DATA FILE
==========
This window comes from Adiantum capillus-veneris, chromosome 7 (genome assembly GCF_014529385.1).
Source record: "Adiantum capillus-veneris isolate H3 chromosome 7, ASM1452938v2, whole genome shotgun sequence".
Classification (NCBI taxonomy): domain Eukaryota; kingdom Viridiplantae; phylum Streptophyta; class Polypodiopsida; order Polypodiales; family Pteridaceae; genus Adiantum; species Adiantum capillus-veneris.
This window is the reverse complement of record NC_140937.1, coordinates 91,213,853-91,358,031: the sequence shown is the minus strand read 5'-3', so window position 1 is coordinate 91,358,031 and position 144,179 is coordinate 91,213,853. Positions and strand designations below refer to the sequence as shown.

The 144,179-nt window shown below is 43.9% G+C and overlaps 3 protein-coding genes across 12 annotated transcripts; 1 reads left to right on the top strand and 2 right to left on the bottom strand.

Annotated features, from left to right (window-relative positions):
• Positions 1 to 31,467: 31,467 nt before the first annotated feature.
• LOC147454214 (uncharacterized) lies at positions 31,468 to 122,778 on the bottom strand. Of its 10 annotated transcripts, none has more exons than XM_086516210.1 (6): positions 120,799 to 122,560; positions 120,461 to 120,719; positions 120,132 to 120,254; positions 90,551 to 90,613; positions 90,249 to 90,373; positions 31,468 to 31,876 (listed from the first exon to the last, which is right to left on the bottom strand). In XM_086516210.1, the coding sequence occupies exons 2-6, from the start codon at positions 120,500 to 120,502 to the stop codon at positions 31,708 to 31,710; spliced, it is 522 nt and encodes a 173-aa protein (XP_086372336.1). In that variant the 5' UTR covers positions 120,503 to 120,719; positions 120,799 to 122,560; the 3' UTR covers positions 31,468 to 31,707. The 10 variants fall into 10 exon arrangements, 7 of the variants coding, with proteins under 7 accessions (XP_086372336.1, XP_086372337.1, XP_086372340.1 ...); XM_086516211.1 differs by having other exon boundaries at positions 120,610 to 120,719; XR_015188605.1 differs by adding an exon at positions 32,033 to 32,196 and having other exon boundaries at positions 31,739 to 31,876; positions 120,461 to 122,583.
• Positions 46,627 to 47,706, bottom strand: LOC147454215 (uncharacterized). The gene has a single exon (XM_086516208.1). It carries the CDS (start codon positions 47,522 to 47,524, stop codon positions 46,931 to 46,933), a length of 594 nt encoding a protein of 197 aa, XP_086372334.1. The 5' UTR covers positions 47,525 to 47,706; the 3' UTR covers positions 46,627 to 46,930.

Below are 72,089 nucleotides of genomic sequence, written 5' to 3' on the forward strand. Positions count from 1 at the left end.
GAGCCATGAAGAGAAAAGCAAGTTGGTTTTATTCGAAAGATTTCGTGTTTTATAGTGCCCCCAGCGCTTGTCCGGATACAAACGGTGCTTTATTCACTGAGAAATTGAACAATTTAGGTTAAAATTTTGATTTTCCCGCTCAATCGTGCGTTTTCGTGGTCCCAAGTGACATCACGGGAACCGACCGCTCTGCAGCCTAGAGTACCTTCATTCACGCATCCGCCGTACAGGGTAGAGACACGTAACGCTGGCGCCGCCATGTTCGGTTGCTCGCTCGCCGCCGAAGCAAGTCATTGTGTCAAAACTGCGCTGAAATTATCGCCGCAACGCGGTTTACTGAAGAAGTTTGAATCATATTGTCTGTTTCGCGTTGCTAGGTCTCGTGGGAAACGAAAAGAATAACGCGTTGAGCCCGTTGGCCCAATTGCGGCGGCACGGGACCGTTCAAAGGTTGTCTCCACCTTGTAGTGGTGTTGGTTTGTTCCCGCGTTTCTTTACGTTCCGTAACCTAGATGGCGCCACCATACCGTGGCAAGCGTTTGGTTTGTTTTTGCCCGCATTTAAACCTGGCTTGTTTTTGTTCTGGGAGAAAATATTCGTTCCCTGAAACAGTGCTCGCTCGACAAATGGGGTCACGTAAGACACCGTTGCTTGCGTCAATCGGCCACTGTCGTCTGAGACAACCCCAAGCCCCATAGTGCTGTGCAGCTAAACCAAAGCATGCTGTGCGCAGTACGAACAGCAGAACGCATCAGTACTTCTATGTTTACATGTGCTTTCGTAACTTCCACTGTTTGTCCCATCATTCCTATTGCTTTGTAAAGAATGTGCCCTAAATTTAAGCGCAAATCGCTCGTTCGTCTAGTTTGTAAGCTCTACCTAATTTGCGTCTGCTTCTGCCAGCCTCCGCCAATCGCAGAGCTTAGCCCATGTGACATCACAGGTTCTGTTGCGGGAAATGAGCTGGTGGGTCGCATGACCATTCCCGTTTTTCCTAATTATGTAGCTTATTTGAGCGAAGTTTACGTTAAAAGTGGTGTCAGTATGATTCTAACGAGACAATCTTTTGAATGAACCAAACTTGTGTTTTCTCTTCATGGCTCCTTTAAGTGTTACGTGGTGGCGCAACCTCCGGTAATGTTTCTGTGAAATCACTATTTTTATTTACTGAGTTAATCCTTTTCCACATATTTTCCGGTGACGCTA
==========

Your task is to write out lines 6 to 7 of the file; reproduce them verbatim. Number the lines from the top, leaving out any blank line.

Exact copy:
Annotated features, from left to right (window-relative positions):
• Positions 1 to 31,467: 31,467 nt before the first annotated feature.